Washed smooth by nature’s caress, the jagged edge is eased.  Beside lapis waves which kissed the ocher shores we plucked our wind-worn memories from the sand to leave in our wake a mark of passing.  A tenuous journey across time where two paths cross – the wanderer and the placer.  It takes a steady hand to find the balance; unsettle even one, they fall.  The strength of the offering is in the leaving, an act of faith in defiance of gravity.   Poems precarious, they stand as testaments to the impermanence of creation.

silent words of stone
whisper to the next who pass
you are not the first
follow in my footsteps and
for a moment we are one

This was a dual-prompt and triple-inspiration poem!  I went looking for a picture of stacked stones as illustration and the picture in turn further inspired the poem.

Many cultures (I would hazard to say most) have made stacks of stones for various reasons.  Some as markers, some as remembrances.  For some, stones replace flowers at graves.  The simple act of stacking them seems to resonate within us.

2013 November PAD Chapbook Challenge: Day 14

For today’s prompt, write an exploration poem. Maybe you’re exploring a new land, the depths of quarks, outer space, the mind, the soul, etc. Your call. In fact, it could be said that most poems are an exploration of one sort or another.

Haiku is the  customary close to a haibun’s prose, and fits so well, but in our innovation week we are not obliged to limit ourselves to haiku. [… ]So this week… make a choice between haiku or tanka, or pathya vat from Cambodia, or thanbauk from Burma, now Myanmar, to go with your prose.

This week is quote prompt week. You do not need to include the quote in the haibun, and normally it is not included but used as inspiration for your haibun. As always, choose one.

It is not enough to know how to ride – you must also know how to fall.– Mexican Proverb
It is solved by walking. – Algerian Proverb
I’d like to say I chose the second, but I think in the end I sort of chose both.

25 thoughts on “Memories

  1. Oh dear,this is spellbinding. I have a visceral dislike of overblown comments and ‘loves’ on comments, but reading this is really receiving a word massage – for the intellect as well as senses. I feel enrichened and feel also that I understand what you mean by the ‘cairns’ as we call the piles of stones in Scotland, to which we add one at the top of hills,just to say we’ve ‘passed by’.
    ‘lapis waves’ and ‘wind worn memories’…and the last line, the testament…really, the whole piece is wonderful, and through your tanka I finally understood what an rt form it is. How well it is used with the prose here. A question formed in my mind, why you chose the past tense. I thought it might be as good in simple present tense too. Just musings. Wonderful work – by both you and nature.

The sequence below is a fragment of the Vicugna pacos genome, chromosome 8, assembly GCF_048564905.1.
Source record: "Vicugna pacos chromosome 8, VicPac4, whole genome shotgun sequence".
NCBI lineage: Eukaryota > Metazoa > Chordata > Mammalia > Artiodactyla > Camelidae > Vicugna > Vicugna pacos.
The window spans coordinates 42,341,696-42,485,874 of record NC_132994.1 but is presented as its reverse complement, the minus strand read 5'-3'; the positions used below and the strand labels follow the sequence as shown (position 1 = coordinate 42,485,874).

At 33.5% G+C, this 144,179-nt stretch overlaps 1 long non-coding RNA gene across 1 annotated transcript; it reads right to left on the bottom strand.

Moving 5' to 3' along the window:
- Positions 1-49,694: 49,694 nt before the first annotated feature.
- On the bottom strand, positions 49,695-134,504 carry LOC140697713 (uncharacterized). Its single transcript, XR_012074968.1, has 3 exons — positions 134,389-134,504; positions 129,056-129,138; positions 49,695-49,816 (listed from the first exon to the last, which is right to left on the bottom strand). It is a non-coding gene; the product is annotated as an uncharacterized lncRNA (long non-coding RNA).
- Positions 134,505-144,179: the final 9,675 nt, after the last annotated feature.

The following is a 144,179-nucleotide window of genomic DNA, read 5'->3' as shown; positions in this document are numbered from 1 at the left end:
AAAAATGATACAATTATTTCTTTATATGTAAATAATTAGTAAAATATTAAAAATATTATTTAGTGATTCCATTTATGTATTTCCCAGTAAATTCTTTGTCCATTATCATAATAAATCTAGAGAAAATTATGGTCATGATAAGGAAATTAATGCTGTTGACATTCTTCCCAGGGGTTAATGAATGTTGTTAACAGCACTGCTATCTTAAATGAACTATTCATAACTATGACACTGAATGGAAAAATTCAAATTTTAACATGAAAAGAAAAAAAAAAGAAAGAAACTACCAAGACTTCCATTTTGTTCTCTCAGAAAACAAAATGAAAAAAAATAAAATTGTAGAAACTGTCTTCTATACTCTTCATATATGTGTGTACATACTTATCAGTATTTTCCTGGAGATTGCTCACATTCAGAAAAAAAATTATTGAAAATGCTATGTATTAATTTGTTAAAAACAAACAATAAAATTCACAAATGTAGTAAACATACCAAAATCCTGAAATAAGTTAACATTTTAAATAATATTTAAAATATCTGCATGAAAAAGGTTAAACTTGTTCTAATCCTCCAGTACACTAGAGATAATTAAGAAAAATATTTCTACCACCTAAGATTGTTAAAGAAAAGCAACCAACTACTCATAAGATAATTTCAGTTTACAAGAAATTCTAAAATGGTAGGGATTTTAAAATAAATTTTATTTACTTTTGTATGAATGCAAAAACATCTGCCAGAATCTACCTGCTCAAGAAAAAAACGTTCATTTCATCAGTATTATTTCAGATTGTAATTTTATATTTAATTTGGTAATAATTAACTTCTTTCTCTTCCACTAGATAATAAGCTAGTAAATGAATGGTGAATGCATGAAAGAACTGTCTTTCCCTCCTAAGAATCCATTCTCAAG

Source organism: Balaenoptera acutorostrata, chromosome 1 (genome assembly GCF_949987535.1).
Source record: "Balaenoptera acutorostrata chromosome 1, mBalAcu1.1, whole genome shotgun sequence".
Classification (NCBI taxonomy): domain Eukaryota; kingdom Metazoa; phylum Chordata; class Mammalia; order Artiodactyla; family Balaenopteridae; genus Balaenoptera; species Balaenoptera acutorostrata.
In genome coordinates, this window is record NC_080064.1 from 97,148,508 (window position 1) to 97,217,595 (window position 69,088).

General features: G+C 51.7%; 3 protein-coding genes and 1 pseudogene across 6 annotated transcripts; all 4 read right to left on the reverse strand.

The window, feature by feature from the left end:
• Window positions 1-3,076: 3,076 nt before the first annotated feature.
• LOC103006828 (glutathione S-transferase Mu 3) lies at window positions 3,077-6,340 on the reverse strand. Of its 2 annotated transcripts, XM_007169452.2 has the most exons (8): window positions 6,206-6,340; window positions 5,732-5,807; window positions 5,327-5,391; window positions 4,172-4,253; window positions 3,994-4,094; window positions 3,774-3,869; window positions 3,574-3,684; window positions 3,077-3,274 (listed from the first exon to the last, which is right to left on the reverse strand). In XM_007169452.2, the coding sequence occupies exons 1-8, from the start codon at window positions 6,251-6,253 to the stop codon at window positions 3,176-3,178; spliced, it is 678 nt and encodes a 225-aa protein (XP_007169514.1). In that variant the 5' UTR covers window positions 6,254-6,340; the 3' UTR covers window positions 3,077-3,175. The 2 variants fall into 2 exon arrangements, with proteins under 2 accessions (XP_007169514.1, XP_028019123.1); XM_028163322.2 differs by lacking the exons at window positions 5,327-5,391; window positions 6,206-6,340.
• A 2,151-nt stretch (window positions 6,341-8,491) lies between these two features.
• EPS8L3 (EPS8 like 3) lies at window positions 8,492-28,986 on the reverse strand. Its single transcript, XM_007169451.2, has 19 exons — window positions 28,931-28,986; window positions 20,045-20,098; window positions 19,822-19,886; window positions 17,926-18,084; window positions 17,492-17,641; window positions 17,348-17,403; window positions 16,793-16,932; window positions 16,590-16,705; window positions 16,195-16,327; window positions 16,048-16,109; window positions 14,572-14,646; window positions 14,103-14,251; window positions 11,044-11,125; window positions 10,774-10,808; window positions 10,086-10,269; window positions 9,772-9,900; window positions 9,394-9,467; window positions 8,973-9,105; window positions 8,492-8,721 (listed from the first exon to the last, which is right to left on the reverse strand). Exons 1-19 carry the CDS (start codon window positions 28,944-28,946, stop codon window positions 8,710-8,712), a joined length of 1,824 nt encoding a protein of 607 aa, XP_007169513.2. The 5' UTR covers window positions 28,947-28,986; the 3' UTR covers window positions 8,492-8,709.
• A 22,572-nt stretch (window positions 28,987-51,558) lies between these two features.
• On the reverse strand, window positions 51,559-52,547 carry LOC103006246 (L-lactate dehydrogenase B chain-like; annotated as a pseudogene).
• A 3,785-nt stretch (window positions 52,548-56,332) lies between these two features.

• In one revision I had the word ‘cairn’ in the prose, but it looks as if it got edited out at some point. There was too much in my head for this one and it was hard to distill it down. I wanted to say more, but every time I added, it became repetitious and seemed to loose some of it’s power, so I finally left it as is.

      I wanted to hint at that ancient sense of stones being the oldest markers of humans on earth. We stack and build and shape and align them. Stones are our link to our past in so many ways… so I suppose that’s why it came out in the past tense.

      Thank you so much for your very thoughtful and kind comments!

  2. Oh I do so love this piece and the photograph is so fantastic…one of my favorite calming exercises is to pile stones! Such a fantaastic haibun…exactly what I needed today! Thanks ever so much for this wonderful post.

  3. Beautiful phrasing. I was pulled immediately to the shore and to the stones and I felt the tension required to balance them and the sense of footprint left behind. Wonderfully evocative piece of writing.

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      • I must have on some level, but I was not that swift. I’m glad I did get your point, even if inadvertently. Truly inspiring. Between you and Pirate, I am climbing the Raasay hillside in my memory, and stacking rocks while the sheep graze and the birds dance on the wind.

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  6. “The strength of the offering is in the leaving” are words that I contemplate in this beautiful tanka. I keep returning here. This is my favorite in this challenge. There are no jagged edges here.

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